Let’s be honest: Finding something out the hard way sucks. It’s even more so when the thing you’re discovering is a truth about yourself. You can tack on another degree of difficulty when the misconception is one you’ve clung to for most of your life. And that, friends, is where I am this week.
A few days ago, I completed an online writing course. I like to think I know my craft pretty well (and no, Peanut Gallery, that’s NOT the misconception I’m talking about!), and I like to think I don’t need any further training; but this wasn’t just any class. It was a Masterclass course with James Patterson. Yes, THAT James Patterson—bestselling author of Along Came A Spider (Alex Cross Series), The Angel Experiment (Maximum Ride Series), 1st To Die (Women’s Murder Club Series), and a whole lotta others. It’s pre-recorded, of course, but that doesn’t mean the class was fire-and-forget on his part, because it came with a nice incentive: entry into a contest in which Mr. Patterson will select a new author with whom to co-author a novel.
My good friend Cyndera, who also participated in the class and the contest, has posted this article about the lesson she learned from the contest, which, to sum up, is this: she doesn’t write suspense. Suspense, of course, is James Patterson’s bread-and-butter, and the contest entries were to be within that genre. It isn’t her thing, though, and that’s fine. I’ve read her work, and it is definitely more sci-fi and young adult. Within that area, she’s amazing (and talented in a few others, as well). Suspense, though, doesn’t come easy for her.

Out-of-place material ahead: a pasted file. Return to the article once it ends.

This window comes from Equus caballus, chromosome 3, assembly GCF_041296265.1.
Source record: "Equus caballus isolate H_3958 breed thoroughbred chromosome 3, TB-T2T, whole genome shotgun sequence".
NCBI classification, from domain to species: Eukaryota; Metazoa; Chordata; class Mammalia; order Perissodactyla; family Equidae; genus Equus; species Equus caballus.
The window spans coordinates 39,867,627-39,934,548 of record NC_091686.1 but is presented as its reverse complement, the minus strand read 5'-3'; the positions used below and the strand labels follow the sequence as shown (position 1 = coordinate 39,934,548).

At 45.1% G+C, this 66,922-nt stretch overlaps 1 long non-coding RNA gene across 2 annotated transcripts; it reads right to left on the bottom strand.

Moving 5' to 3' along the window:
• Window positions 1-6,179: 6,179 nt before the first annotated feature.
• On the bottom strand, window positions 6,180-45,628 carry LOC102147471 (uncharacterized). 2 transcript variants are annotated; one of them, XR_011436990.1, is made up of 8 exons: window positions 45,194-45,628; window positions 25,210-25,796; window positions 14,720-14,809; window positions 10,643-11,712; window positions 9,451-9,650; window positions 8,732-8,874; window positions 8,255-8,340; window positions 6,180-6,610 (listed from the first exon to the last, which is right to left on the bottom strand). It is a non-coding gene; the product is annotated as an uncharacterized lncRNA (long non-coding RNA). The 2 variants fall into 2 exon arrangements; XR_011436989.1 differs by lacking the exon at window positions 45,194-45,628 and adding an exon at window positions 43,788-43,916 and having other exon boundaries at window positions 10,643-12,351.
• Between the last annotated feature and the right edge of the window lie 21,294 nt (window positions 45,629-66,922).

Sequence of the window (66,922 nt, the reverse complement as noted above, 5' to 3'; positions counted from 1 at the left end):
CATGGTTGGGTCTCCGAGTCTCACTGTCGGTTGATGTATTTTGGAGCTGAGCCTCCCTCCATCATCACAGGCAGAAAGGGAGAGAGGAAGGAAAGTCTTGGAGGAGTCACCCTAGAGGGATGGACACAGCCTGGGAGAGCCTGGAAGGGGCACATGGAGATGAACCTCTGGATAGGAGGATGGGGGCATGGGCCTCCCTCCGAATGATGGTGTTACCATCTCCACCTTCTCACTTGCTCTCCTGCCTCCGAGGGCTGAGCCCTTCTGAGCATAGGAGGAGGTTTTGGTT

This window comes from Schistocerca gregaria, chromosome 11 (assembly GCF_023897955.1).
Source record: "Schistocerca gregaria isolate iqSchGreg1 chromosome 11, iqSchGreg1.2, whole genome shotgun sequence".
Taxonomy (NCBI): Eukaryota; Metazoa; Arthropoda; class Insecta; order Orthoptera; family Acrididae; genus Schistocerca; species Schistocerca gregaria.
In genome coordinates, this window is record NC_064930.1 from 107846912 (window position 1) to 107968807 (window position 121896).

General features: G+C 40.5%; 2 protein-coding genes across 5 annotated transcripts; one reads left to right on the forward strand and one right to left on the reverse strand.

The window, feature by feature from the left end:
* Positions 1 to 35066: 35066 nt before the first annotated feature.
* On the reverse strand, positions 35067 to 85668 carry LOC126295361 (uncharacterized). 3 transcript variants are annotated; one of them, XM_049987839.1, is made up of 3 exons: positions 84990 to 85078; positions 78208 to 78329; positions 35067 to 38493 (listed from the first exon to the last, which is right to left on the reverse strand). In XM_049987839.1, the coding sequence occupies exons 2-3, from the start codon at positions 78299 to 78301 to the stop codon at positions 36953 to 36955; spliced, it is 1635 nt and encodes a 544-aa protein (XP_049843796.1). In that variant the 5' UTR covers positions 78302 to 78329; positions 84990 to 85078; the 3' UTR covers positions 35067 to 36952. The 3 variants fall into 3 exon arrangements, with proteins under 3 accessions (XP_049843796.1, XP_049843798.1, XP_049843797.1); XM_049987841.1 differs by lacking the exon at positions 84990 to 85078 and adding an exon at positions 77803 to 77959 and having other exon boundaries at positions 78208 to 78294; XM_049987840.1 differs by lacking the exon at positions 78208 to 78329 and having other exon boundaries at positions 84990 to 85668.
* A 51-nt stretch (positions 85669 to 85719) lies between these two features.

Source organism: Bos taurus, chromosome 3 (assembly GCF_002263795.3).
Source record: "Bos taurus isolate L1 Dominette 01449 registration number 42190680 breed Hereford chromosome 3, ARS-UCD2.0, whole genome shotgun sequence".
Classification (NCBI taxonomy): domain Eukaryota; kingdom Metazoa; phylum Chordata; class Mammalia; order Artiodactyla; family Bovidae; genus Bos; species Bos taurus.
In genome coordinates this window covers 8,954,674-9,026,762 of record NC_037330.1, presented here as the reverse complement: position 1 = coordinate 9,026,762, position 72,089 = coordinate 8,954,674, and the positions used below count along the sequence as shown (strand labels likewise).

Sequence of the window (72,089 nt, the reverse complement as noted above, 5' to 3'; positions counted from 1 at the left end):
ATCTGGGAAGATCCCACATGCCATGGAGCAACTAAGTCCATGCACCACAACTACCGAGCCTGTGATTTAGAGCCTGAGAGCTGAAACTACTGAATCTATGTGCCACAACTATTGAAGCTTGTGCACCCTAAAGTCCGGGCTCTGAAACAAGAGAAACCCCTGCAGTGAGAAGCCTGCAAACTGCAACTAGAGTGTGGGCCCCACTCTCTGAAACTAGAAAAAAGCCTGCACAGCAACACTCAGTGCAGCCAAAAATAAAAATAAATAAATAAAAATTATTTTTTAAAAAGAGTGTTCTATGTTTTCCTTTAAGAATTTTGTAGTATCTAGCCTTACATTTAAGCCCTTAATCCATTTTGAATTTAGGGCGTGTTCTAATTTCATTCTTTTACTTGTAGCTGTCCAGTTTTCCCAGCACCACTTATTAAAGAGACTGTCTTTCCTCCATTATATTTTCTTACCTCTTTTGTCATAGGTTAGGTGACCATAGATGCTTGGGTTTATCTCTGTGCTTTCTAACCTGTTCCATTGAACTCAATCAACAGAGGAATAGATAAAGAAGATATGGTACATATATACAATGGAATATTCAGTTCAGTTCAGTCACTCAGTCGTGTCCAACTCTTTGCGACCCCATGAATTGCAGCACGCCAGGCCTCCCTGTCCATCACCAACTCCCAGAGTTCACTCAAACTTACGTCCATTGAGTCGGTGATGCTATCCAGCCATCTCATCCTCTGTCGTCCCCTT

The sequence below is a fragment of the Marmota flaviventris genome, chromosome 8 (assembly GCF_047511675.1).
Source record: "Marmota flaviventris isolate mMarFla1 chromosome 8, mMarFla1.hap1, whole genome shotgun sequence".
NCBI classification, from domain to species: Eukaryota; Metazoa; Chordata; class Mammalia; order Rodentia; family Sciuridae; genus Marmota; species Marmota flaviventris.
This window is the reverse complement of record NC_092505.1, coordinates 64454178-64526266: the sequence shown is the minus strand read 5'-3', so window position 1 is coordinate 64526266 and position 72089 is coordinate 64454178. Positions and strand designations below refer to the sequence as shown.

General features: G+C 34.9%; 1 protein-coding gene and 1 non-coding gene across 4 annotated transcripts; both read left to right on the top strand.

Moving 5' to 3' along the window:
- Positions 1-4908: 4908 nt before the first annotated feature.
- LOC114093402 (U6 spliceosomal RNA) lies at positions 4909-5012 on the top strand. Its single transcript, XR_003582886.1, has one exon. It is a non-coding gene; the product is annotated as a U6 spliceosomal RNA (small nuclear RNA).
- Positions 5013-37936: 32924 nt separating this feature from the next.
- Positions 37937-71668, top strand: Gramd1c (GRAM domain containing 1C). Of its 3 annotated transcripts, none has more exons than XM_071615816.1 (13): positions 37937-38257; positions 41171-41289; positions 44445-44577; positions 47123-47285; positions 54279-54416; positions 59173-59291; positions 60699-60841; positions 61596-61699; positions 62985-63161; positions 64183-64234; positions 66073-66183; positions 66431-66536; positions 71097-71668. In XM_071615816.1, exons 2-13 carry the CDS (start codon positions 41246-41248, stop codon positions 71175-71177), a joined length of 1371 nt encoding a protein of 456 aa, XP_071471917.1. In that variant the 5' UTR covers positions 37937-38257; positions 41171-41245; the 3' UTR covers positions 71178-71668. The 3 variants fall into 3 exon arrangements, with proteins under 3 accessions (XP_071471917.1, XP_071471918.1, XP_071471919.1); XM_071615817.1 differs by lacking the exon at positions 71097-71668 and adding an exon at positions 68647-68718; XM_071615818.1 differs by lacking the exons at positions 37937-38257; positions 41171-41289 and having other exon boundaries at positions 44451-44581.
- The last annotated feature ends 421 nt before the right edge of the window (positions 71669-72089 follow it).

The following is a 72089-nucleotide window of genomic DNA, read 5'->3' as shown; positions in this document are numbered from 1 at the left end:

I appreciate the honesty that it took to make that statement. Listen, no one wants to admit that they can’t do something, or put another way, that a certain field is just not for them. It’s hard to do that, but when we can, we’re better for it.
While I didn’t set out to make this a companion piece to that article, I suspect it’s going to sound that way, because I had a similar moment of acceptance during the class. For me, the genres in question aren’t suspense, though; they’re science-fiction and fantasy. Speculative fiction, some call them together. I have, at long last, accepted the idea that I just can’t write in those genres.